Ethel said, "Mother's life was concerned with not only giving us every advantage, but seeing that everything was done for us...We were not subject to discipline or requirements to do for others." (p. 54)
It was not long before the Clift brothers soon began to be cruelly teased by other boys. At times, a "mob" of boys would chase them home on their bicycles.
Then, the stock market crash bankrupted the Clift family, and Bill Clift became deeply depressed. His wife, always strong through adversity, bolstered her husband and "gave me courage," Bill said, "when nobody else would." (p. 35) The children later recalled that both parents acted as if nothing was wrong--the children continued to "sleep on silk sheets" in the dingy room they rented, and no one talked about their truly dire circumstances.
Hazy, Uncertain Memories
"As an adult, Monty refused to discuss his childhood with anyone--not even his closest friends"(p. 35) and both his brother and sister reported a similar "amnesia." "Once they left home and began living their own lives," Monty's biographer said, "they blanked out much of those years."
Brooks noted that, "Psychologically we couldn't take the memories...so we forgot. But at the same time we were obsessed with our childhood. We'd refer to it among ourselves, but only among ourselves. Part of each of us desperately wanted to remember our past, and when we couldn't, it was frustrating. It caused us to weep, when we were drunk enough..." (p. 36).
"All three children felt profound anxieties they could not comprehend" as Sunny tried harder and harder to "cast everyone in their assigned roles, and deny their individual needs" (p. 38), says his biographer.
Acting As Release From A False Role
By the age of 12, Monty had found the one love of his life--acting. He became fascinated with the spectacle of the circus. He began to take a deep satisfaction in the fantasy situations and people he could create, and decided that he had truly found his calling. His brother Brooks said acting was the perfect release for Monty because when he played someone else, he was at last freed from his old role--the one created for him by his mother: "Now he [Monty] no longer had to live up to the image Sunny imagined for him," (p. 44) Brooks noted.
"You're Special, I'm Special"
Although Sunny was fiercely devoted to her children, on a deeper level, the relationship was evidently narcissistically driven--it was about her, and how the children made her feel about herself.
Returning from an acting job one time, Monty teased his father, and they began arguing. Instead of trying to make peace between them, his mother said, "Monty, dear, why are you doing this to me??" (p. 285). Says his biographer:
"The sound of that question brought back memories of his boyhood when every time he attempted to be independent--to make choices, decisions--she told him he was wrong and she was right; and when he disobeyed her anyway, she would cry, "Why are you doing this to me?" (p. 285)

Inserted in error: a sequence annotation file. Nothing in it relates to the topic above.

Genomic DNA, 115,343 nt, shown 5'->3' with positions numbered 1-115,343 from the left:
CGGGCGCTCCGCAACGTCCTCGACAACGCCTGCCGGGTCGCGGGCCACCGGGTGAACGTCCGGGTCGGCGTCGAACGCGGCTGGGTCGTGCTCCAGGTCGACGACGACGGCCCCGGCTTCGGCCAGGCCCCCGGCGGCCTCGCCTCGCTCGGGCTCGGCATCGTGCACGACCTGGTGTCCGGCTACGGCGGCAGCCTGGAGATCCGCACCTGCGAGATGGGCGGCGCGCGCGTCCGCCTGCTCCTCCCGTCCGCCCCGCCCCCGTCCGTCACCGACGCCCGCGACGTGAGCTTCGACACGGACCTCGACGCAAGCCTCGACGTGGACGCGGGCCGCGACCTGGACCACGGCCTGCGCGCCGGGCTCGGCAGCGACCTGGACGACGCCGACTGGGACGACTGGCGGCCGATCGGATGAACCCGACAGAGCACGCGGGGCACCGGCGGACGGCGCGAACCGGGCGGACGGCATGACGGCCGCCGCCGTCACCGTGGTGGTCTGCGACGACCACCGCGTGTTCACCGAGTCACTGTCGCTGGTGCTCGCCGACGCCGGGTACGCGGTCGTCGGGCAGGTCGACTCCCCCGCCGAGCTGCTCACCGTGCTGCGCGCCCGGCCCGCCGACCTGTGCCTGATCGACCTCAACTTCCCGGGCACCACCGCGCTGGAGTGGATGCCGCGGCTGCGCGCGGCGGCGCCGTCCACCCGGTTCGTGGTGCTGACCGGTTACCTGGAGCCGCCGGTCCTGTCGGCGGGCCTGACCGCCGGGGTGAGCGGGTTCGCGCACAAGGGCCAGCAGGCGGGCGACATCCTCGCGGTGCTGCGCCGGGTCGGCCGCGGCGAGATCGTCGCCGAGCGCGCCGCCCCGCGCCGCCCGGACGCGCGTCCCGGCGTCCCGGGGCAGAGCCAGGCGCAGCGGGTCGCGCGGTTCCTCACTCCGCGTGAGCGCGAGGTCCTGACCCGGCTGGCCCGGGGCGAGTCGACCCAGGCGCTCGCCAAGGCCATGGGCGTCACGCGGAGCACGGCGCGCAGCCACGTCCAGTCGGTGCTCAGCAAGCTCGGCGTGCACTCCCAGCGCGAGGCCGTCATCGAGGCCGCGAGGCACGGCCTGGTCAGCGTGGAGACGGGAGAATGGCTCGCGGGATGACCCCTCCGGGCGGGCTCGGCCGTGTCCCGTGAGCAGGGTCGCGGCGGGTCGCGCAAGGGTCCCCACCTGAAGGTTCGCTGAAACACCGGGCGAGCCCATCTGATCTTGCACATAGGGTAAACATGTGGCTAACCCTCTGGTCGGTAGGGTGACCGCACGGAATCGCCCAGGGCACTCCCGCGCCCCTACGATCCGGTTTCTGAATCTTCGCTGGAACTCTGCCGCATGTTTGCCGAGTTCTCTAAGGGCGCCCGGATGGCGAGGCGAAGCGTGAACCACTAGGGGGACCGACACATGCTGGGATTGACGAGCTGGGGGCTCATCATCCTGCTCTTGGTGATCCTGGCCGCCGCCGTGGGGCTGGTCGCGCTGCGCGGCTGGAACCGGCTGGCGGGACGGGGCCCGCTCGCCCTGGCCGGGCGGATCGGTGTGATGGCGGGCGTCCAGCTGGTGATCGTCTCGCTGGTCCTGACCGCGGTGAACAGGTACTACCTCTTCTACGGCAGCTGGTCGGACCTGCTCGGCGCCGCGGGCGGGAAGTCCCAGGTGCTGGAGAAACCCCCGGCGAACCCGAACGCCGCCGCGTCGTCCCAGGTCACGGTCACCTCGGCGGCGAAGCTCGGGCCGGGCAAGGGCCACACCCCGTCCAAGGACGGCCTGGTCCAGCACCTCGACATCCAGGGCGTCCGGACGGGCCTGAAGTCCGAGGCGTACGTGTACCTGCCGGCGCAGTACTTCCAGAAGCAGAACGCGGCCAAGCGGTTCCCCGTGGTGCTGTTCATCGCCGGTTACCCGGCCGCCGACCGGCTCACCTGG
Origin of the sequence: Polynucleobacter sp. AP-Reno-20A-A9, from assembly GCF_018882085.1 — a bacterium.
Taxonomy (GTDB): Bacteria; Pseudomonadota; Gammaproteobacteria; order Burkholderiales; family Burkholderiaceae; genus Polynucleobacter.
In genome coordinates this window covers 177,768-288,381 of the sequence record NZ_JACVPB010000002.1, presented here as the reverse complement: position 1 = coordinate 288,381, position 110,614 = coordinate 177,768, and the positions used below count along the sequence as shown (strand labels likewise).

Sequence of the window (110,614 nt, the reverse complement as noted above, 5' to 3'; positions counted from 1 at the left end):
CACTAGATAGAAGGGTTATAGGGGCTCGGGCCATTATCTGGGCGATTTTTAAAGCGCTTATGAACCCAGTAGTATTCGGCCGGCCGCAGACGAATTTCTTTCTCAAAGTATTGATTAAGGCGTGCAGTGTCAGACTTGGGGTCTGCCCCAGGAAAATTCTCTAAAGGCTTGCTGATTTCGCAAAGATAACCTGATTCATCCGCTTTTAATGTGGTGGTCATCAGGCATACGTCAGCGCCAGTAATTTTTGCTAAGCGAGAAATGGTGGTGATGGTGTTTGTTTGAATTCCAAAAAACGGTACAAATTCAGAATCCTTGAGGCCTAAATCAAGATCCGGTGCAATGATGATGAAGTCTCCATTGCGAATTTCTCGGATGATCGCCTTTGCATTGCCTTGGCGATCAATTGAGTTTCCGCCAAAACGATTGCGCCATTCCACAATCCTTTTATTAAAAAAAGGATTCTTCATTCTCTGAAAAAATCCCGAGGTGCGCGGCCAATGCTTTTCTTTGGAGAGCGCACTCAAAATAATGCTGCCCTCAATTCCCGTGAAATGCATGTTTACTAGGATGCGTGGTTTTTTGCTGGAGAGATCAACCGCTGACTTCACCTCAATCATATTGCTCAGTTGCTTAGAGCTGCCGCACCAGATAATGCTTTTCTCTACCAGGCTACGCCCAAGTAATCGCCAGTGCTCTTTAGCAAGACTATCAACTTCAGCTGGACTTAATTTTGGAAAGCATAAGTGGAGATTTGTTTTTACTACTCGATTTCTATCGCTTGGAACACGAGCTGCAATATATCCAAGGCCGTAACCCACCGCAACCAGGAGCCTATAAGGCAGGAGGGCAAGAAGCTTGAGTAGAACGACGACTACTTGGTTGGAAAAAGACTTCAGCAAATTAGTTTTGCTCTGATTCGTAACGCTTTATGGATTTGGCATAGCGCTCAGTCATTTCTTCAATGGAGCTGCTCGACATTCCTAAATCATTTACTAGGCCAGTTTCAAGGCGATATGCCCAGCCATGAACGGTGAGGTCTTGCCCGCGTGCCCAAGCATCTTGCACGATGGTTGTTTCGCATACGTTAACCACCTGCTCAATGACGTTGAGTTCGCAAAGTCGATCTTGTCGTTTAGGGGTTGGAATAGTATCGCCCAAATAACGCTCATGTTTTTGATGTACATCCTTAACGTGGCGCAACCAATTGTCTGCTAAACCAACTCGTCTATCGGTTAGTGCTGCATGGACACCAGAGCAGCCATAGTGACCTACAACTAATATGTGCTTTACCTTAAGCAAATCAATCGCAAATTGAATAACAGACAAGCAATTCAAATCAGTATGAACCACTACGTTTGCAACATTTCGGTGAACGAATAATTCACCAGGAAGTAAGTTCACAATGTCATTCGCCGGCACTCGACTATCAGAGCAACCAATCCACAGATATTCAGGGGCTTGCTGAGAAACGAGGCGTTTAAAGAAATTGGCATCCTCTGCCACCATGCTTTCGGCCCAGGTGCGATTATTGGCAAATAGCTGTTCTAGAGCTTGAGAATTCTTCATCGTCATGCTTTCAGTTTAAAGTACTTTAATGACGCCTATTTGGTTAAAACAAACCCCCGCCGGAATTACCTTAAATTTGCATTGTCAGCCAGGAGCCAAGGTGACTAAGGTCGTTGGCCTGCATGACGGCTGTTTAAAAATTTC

Monty was 18 and working at an acting job when a fellow actor, Pat Collinge, noted that his male roommate had to move out and make space for Sunny to share his room when she visited him. "Everybody at the Guild thought it was rather odd," Collinge said, "for an 18-year-old boy to share his bedroom with his mother." (p. 58)v
Collinge noted of Sunny,
"I found her bewitching and charming, but a killer too. She stifled and repressed Monty by not allowing him to give vent to his enthusiasms or his deep needs.
It was odd how the characters in Dame Nature [the play he was acting in] reflected the characteristics of Monty and Sunny. In the play the mother is socially ambitious and domineering, and even when her son becomes a father, she still tries to make him wear short pants and play kiddy games in the nursery." (p. 58)
At 17, Monty went away for the summer but he received a phone call from his mother every day, when he always told her exactly what he was doing. She discouraged him from dating and told him to conserve his energy for his career.
It was not long before Monty began dating men. One of them described Monty as a "beautiful darling boy" who was "incapable of growing up." (p. 66) Monty slowly began to make a life apart from his mother. However, his closest lifelong friends (most notably, Elizabeth Taylor) were, like his mother, magnetic, strong-willed women with whom he became enmeshed in intense (though platonic) relationships. "As time passed, Monty slept with both men and women indiscriminately in an effort to discover his sexual preference, but his conflict remained obvious" (p. 67) says his biographer.
The rest of Montgomery Clift's life was marred by alcoholism and depression. The hostile-dependent relationships he developed with strong women caused him recurrent distress: "Some days he would threaten to stop seeing Elizabeth Taylor - then, the thought would make him burst into tears." (p. 369) He had a near-fatal car accident when he was driving home drunk from a party, which left him with permanent facial disfigurement.
The death of this brilliant and magnetic actor - in a tragic end, alone at age 45 in a hotel room--was said to be brought on by complications from his longtime drug use and alcoholism.
For Further Reading
On the life of Montgomery Clift:
Bosworth, Patricia (1978) Montgomery Clift: A Biography. N.Y.: Harcourt Brace Jovanovich.
On the narcissistic family:
Nicolosi, Joseph. "Attachment Loss and Grief Work in Reparative Therapy,"
Nicolosi, Joseph, "The Meaning of Same-Sex Attraction,"